On Wednesday evening, February 20th, the full Moon over the Americas will turn a delightful shade of red and possibly turquoise, too. It's a total lunar eclipse—the last one until Dec. 2010.
The Sun goes down. The Moon comes up. You go out and look at the sky. Observing the eclipse is that easy. Maximum eclipse, and maximum beauty, occurs at 10:26 pm EST (7:26 pm PST).
A lunar eclipse happens when the Moon passes through the shadow of Earth. You might expect the Moon to grow even more ashen than usual, but in fact it transforms into an orb of vivid red.
Why red? That is the color of Earth's shadow.
Consider the following: Most shadows we're familiar with are black or gray; step outside on a sunny day and look at your own. Earth's shadow is different because, unlike you, Earth has an atmosphere. The delicate layer of dusty air surrounding our planet reddens and redirects the light of the sun, filling the dark behind Earth with a sunset-red glow. The exact tint--anything from bright orange to blood red is possible--depends on the unpredictable state of the atmosphere at the time of the eclipse. "Only the shadow knows," says astronomer Jack Horkheimer of the Miami Space Transit Planetarium.
Transiting the shadow's core takes about an hour. The first hints of red appear around 10 pm EST (7 pm PST), heralding a profusion of coppery hues that roll across the Moon's surface enveloping every crater, mountain and moon rock, only to fade away again after 11 pm EST (8 pm PST). No special filter or telescope is required to see this spectacular event. It is a bright and leisurely display visible from cities and countryside alike.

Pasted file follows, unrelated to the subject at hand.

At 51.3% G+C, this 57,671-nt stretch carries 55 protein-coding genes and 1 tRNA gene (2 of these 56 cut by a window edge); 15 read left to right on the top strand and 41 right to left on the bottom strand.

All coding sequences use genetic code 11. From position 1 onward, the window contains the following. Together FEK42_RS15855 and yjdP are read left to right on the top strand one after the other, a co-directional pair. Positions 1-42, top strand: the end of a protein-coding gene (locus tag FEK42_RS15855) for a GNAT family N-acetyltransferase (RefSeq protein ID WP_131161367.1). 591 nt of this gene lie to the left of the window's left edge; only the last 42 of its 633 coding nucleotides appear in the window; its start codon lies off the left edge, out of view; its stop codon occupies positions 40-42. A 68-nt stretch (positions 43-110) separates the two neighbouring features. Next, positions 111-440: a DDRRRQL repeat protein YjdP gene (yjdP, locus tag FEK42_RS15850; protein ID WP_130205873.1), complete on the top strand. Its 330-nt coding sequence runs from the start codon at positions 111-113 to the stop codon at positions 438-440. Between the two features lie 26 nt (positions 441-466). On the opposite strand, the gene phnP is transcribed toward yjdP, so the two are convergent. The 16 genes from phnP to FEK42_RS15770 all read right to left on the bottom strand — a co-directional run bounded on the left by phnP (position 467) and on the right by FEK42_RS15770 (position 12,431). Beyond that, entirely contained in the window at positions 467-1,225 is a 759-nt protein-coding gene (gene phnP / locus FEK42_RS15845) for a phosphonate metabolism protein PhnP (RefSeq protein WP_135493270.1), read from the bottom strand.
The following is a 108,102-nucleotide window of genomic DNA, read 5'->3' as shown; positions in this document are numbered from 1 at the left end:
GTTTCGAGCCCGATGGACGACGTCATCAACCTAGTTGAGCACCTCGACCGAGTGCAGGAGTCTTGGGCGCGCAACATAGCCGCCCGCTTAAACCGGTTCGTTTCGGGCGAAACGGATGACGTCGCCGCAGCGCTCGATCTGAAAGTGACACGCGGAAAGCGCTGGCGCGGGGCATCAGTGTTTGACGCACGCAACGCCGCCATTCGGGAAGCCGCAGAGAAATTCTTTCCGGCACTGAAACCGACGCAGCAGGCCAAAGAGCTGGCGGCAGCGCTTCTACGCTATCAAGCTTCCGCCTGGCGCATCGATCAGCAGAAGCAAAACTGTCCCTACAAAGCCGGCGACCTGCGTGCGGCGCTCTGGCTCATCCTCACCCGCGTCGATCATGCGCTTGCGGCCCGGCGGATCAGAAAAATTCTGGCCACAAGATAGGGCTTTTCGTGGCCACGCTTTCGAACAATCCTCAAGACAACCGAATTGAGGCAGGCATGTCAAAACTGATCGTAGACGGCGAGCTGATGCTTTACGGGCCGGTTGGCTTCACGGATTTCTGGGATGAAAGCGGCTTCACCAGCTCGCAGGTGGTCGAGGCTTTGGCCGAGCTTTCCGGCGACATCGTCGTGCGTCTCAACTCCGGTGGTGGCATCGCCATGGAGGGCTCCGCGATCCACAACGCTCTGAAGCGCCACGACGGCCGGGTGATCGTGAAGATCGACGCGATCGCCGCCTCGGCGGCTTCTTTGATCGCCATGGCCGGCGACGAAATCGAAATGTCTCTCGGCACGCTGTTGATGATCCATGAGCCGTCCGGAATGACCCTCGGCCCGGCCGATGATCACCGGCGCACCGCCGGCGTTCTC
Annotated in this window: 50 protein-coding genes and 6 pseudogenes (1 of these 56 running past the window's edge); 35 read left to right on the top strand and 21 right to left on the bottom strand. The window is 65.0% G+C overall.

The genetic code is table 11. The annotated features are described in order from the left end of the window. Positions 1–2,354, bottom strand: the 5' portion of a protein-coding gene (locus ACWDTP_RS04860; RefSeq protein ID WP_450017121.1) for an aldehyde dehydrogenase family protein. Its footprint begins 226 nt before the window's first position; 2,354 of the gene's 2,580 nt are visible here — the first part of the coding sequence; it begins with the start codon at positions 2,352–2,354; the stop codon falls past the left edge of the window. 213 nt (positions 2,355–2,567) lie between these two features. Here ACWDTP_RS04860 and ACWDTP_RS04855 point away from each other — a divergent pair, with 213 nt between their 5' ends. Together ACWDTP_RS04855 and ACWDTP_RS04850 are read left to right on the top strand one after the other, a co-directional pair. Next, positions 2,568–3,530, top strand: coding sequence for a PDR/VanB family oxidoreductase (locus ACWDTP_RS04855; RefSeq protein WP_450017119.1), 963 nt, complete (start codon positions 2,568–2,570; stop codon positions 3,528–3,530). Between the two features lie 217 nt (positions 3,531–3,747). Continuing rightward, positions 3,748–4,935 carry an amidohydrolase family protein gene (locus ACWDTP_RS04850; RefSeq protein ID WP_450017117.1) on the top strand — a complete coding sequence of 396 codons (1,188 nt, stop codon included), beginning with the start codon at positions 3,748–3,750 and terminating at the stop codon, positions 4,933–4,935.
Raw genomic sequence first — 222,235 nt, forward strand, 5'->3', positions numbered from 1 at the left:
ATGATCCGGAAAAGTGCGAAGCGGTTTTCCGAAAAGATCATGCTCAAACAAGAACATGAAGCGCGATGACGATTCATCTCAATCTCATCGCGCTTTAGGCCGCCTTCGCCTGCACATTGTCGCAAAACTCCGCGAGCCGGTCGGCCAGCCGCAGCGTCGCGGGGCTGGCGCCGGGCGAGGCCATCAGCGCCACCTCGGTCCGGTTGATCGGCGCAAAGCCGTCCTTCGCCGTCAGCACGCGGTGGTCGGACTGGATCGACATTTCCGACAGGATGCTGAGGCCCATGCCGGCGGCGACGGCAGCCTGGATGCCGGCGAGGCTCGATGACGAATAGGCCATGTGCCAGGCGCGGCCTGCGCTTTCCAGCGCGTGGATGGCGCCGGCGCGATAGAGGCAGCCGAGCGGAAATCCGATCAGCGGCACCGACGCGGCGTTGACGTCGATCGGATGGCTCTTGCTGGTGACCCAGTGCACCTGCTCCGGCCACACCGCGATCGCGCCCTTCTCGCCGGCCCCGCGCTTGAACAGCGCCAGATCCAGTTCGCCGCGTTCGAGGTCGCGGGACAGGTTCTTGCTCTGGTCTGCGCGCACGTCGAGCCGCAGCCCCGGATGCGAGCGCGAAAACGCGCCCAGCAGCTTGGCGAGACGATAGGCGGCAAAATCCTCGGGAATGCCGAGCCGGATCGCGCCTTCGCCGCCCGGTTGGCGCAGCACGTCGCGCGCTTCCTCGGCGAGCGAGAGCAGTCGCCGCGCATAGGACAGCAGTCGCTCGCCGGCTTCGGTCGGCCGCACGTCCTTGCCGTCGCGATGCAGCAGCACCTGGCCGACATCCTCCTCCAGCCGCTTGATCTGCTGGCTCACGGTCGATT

While you're watching, be alert for another color: turquoise. Observers of several recent lunar eclipses have reported a flash of turquoise bracketing the red of totality.
"The blue and turquoise shades at the edge of Earth's shadow were incredible," recalls amateur astronomer Eva Seidenfaden of Trier, Germany, who took the picture at right during the European lunar eclipse of March 3-4, 2007. Dozens of other photographers have documented the same phenomenon.
The source of the turquoise is ozone. Eclipse researcher Dr. Richard Keen of the University of Colorado explains: "During a lunar eclipse, most of the light illuminating the moon passes through the stratosphere where it is reddened by scattering. However, light passing through the upper stratosphere penetrates the ozone layer, which absorbs red light and actually makes the passing light ray bluer." This can be seen, he says, as a soft blue fringe around the red core of Earth's shadow.
To catch the turquoise on Feb. 20th, he advises, "look during the first and last minutes of totality." That would be around 10:01 pm EST and 10:51 pm EST (7:01 and 7:51 pm PST).
Blood red, bright orange, gentle turquoise: it's all good. Mark your calendar in vivid color for the Feb. 20th lunar eclipse.
This story is written for an American audience, but not only Americans can see the eclipse. People in Europe and western Africa are also favored. International maps and timetables may be found here.
Source: by Dr. Tony Phillips, Science@NASA
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